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CISA Warns of Exploitation of Vulnerabilities in VPNs and Campaigns Targeting Remote Workers

In an effort to prevent the spread of the coronavirus, many employers are telling their employees to work from home. While this measure is important for reducing the risk of contracting Coronavirus Disease 2019 (COVID-19), working from home introduces other risks.

In order to protect against cyberattacks, enterprise-class virtual private networks (VPN) solutions should be used to connect remotely to the network. VPNs secure the connection between a user’s device and the network, allowing them to access and share healthcare information securely.

While VPNs will improve security, many VPN solutions have vulnerabilities that can be exploited by cybercriminals. If those vulnerabilities are exploited, sensitive data can be intercepted, and an attacker could even take control of affected systems. Cybercriminals are actively searching for vulnerabilities in VPNs to exploit, and the increase in remote workers as a result of the coronavirus gives them many more targets to attack.

The risks associates with VPNs and the increase in the number of remote workers due to the coronavirus has prompted the Department of Homeland Security’s Cybersecurity Infrastructure and Security Agency (CISA) to issue an alert advising organizations to increase VPN security and adopt cybersecurity best practices to protect against cyberattacks.

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Several vulnerabilities have been discovered in popular VPN solutions in the past 12 months, including VPN applications from Palo Alto Networks, Pulse Secure, and FortiGuard. While patches have been released to address the vulnerabilities, many organizations have not updated their software to the latest version. The failure to patch negates the protection provided by the VPN.

A campaign was detected in January 2020 targeting the CVE-2019-11510 remote code execution vulnerability in Pulse Secure Connect and Pulse Policy Secure to deliver REvil ransomware. By exploiting the vulnerability, an attacker could potentially gain access to all active users and obtain their credentials in plaintext and execute arbitrary commands on VPN clients as they connect to the server. A patch to correct the vulnerability was released by Pulse Secure on April 24, 2019, yet 9 months later, many organizations are still using vulnerable versions of the VPN.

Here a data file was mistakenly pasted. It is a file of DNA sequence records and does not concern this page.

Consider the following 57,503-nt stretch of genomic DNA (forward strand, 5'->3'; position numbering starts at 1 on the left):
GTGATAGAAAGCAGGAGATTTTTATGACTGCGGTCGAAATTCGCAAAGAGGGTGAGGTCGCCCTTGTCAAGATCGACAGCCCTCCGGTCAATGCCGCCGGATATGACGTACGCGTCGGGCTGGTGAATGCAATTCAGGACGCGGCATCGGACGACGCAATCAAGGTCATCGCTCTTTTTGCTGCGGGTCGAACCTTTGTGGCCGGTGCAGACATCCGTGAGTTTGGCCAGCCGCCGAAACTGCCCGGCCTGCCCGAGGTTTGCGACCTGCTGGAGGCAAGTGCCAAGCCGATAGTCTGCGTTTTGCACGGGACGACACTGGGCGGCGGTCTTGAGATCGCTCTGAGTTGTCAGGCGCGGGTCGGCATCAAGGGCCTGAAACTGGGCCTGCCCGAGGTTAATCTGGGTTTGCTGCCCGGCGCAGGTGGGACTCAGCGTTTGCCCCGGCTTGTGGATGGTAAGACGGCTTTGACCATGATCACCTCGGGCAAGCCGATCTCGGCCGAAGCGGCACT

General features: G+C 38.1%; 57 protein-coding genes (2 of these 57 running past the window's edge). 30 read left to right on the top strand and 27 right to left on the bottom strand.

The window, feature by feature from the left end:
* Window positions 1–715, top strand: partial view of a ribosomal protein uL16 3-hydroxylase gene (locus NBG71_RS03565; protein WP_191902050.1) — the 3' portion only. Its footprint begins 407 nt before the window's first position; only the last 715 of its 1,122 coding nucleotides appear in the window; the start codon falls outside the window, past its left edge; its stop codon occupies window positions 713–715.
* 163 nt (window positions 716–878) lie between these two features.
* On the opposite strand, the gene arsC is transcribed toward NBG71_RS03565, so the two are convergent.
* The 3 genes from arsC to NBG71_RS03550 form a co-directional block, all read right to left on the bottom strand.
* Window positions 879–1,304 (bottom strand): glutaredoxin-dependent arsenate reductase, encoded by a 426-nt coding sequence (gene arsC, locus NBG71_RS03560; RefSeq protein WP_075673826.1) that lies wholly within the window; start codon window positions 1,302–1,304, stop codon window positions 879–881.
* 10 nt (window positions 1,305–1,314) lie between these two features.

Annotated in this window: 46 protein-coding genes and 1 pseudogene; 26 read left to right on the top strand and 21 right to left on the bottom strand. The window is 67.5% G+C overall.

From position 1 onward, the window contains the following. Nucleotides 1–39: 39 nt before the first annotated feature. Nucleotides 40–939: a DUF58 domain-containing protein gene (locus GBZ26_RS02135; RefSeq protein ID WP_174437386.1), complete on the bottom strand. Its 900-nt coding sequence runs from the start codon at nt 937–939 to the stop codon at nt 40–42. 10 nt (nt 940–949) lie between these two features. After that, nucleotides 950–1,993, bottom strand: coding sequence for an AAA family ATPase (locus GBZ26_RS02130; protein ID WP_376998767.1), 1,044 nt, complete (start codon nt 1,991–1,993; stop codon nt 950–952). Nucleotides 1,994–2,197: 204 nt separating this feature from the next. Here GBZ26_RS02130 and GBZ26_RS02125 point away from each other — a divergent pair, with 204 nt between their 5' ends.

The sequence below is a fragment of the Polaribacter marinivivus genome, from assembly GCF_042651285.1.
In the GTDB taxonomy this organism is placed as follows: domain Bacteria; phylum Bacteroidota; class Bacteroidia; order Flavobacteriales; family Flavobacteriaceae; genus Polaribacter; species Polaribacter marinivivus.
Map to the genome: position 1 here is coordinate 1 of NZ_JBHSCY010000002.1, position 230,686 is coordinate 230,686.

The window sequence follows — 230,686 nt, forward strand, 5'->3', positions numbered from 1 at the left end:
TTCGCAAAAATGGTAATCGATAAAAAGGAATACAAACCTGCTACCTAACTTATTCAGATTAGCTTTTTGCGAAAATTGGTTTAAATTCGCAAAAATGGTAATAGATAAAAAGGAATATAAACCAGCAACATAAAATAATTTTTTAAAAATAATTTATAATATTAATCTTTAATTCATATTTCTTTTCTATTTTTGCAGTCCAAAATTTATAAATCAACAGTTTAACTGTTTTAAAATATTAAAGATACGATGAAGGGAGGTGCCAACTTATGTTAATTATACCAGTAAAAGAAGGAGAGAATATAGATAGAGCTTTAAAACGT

Updating VPNs can be difficult because they are often in use 24/7; however, it is essential that updates are applied due to the high risk of exploitation of unpatched vulnerabilities. CISA is urging all organizations to ensure that VPN patches are prioritized.

It is also important to make sure that users only have access to systems that are critical to perform their work duties. Ensuring remote workers have low level privileges will reduce the harm that can be caused if their credentials are compromised. IT teams should also step up monitoring of their networks and should be reviewing access logs to identify potential compromises.

CISA has also warned about an increase in phishing attacks targeting remote workers to obtain VPN credentials. Email security solutions need to be in place to capture these messages before they are delivered, and multifactor authentication should be implemented for remote access to prevent stolen credentials from being used. CISA warns that organizations that fail to implement MFA will be at greater risk from phishing attacks.

IT teams also need to make sure their systems can cope with the increased number of remote workers. CISA warns that organizations may find they only have a limited number of VPN connections, and when they are all in use some users will be prevented from accessing systems to conduct telework. “With decreased availability, critical business operations may suffer, including IT security personnel’s ability to perform cybersecurity tasks,” warns CISA.

The HHS’ Centers for Medicare and Medicaid Services (CMS) has expanded Medicare telehealth benefits to help in the fight against the COVID-19 and the HHS’ Office for Civil Rights has announced it will be exercising enforcement discretion in relation to telehealth. This will allow more healthcare workers to work remotely over the coming weeks. It is therefore critical that VPN best practices are followed.

Author: Steve Alder is the editor-in-chief of HIPAA Journal. Steve is responsible for editorial policy regarding the topics covered on HIPAA Journal. He is a specialist on healthcare industry legal and regulatory affairs, and has several years of experience writing about HIPAA and other related legal topics. Steve has developed a deep understanding of regulatory issues surrounding the use of information technology in the healthcare industry and has written hundreds of articles on HIPAA-related topics.